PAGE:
These are times when there’s much in our world that causes stress, frustration, and confusion. The past two years have been disrupted. Hopes that everything will return to what we used to think of as normal haven’t been realized. Strategies on which we formerly relied may no longer work. Students often respond in ways that are different than prior to the pandemic. We, too, are different than we were two years ago. Meanwhile, we feel pressure to perform, but may not have the energy, enthusiasm, and commitment we used to possess. All these factors can leave us feeling stuck.
When we’re stuck in a cycle of frustration, confusion, and resentment, our natural reaction can be to continue to press, hoping things will get better. Yet, doing so can make things worse and even more difficult to change later. Doing more of what’s not working rarely is a good solution.
Rather than continuing to push and persist, it may be time to take a new tact. We can start by accepting that no one is likely to fix the situation but us. While this is a statement of reality, it’s also a statement of empowerment. We may not be able to change the elements and factors that drive our situation, but we always have the power to change how we think, interpret, and respond to what’s happening around us. For things to get better, we may need to disrupt the cycle of emotion and action that’s holding us back and making us feel stuck. Here’s a five-step process to step back from our frustrations, re-evaluate our situation, re-position ourselves, and re-engage in our lives and work with new perspectives, strategies, and commitment.
First, we can relax. We don’t do our best thinking or make our best decisions when we’re stressed and pressed. We only make ourselves more tired, angry, anxious, or frustrated. We risk experiencing a cycle of unproductive thinking and unhelpful behaviors. Continuing to do what hasn’t been working and expecting a different outcome, in the words of Albert Einstein, is insanity. It’s time to slow down and take a break from doing and reacting. We start by setting time aside. Reserve a weekend day, or schedule a getaway weekend to pause, reflect, and explore what we’re experiencing.
Second, we need to reflect. We begin this process by examining primary drivers of our stress, anxiety, or confusion. We can explore how we might look at the situation from another perspective. What assumptions are we making that may be getting in our way? What patterns can we see that may provide hints for how we can disrupt and shift our thinking and behavior? How might our thinking and what we’re doing contribute to what we now experience? The key is to focus on ourselves and what we can do rather than becoming preoccupied by factors and forces we can’t change.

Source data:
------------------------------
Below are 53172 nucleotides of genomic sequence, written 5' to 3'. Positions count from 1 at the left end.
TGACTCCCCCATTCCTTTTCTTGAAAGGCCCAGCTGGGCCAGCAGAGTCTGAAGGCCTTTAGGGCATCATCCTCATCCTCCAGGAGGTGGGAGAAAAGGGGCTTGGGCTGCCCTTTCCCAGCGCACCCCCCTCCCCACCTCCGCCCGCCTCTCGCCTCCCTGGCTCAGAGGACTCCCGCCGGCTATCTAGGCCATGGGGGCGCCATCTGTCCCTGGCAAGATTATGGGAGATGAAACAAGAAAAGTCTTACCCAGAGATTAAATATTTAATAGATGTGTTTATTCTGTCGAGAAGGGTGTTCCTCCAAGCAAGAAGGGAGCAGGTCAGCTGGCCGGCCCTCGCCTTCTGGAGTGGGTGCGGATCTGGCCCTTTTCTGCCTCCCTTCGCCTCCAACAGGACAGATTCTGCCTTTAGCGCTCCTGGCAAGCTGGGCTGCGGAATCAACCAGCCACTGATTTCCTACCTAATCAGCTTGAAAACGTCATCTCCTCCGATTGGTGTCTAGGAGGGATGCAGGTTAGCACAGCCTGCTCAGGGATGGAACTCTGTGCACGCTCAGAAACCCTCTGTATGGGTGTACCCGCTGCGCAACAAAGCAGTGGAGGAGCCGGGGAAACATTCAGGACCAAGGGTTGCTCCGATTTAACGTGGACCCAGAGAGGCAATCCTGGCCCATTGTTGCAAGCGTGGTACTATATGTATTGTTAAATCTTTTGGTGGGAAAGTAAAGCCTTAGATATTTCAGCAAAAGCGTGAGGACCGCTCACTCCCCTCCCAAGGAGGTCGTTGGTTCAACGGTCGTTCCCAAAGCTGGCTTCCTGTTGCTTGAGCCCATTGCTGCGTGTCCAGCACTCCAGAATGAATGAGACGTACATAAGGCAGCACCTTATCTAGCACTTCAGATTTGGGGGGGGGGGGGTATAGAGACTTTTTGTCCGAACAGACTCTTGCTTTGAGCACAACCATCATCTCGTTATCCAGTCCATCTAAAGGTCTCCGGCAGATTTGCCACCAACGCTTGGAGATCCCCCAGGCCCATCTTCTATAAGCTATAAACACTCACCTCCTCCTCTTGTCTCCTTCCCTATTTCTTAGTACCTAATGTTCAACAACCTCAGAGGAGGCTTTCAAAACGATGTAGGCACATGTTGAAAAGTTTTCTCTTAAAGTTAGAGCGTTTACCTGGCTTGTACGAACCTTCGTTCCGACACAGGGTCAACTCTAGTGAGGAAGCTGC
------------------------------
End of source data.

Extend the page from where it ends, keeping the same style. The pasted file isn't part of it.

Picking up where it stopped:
Third, we use our insights to refocus. We capture “nuggets” of clarity and opportunity from our reflection to identify what’s important to shift in our thinking and modify our behavior. Next, we consider what’s doable and what’ll make the greatest difference in how we feel and experience our life and work. The key isn’t to add on or cram more into life and work. The answer isn’t working harder. The solution is letting go of what isn’t adding value and satisfaction and replacing those things with what offers meaning and purpose. Our focus should be on what can lead to clear progress and promises meaningful accomplishments. If this step leaves us struggling, we consider enlisting a friend or colleague to help us sort our reflection and look for clues and insights we can glean to nourish our refocusing.
Fourth, we recommit to our work and purpose, capturing the energy provided by the hope of changing our approach, making progress, and accomplishing what’s important to us. It’s time to let go of what’s been holding us back and embrace our new vision of what’s possible with new insights and a new approach. We step up to embrace the power we’ve claimed and clarity of purpose we’ve created.
Fifth and finally, we reengage in our work. This step asks us to convert our insights and intentions to action, challenging ourselves to commit to what we can do today that’ll move us forward and closer to the vision we’ve created. Importantly, we also need to pay attention to what we’ll stop doing that’s been getting in the way. What choices we can make that’ll break the cycle that’s been holding us back? What can we do to be sure that every day we do something to make things better? How can we leverage the next two weeks to see clear progress? If we struggle, we might ask, who should we enlist to help us stay committed and provide coaching and encouragement when we need it?
The truth is that we can’t always change our circumstances. Yet, we always can shift how we think and how we respond. Now may be a good time to relax, reflect, refocus, recommit, and reengage to become unstuck and find the success and satisfaction we seek.